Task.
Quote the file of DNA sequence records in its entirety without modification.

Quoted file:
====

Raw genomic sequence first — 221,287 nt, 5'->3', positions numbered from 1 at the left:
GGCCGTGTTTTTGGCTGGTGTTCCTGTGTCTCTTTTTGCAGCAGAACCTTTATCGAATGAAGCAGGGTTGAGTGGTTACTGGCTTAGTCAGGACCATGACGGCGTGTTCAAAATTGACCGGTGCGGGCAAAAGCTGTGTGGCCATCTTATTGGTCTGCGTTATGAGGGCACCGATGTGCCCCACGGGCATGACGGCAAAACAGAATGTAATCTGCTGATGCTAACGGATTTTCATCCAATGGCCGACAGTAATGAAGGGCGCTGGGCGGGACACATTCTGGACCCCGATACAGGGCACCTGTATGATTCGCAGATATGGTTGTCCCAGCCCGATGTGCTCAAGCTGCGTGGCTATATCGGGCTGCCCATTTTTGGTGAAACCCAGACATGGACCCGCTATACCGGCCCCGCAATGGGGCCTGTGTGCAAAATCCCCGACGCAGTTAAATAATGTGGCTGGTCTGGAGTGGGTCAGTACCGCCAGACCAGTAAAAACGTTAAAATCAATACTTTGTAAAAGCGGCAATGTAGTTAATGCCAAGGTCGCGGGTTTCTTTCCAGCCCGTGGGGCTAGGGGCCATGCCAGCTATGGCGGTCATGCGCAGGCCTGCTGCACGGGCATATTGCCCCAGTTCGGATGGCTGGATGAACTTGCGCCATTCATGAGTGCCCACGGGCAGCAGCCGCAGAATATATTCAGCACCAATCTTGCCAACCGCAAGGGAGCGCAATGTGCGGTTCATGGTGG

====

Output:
Raw genomic sequence first — 221,287 nt, 5'->3', positions numbered from 1 at the left:
GGCCGTGTTTTTGGCTGGTGTTCCTGTGTCTCTTTTTGCAGCAGAACCTTTATCGAATGAAGCAGGGTTGAGTGGTTACTGGCTTAGTCAGGACCATGACGGCGTGTTCAAAATTGACCGGTGCGGGCAAAAGCTGTGTGGCCATCTTATTGGTCTGCGTTATGAGGGCACCGATGTGCCCCACGGGCATGACGGCAAAACAGAATGTAATCTGCTGATGCTAACGGATTTTCATCCAATGGCCGACAGTAATGAAGGGCGCTGGGCGGGACACATTCTGGACCCCGATACAGGGCACCTGTATGATTCGCAGATATGGTTGTCCCAGCCCGATGTGCTCAAGCTGCGTGGCTATATCGGGCTGCCCATTTTTGGTGAAACCCAGACATGGACCCGCTATACCGGCCCCGCAATGGGGCCTGTGTGCAAAATCCCCGACGCAGTTAAATAATGTGGCTGGTCTGGAGTGGGTCAGTACCGCCAGACCAGTAAAAACGTTAAAATCAATACTTTGTAAAAGCGGCAATGTAGTTAATGCCAAGGTCGCGGGTTTCTTTCCAGCCCGTGGGGCTAGGGGCCATGCCAGCTATGGCGGTCATGCGCAGGCCTGCTGCACGGGCATATTGCCCCAGTTCGGATGGCTGGATGAACTTGCGCCATTCATGAGTGCCCACGGGCAGCAGCCGCAGAATATATTCAGCACCAATCTTGCCAACCGCAAGGGAGCGCAATGTGCGGTTCATGGTGG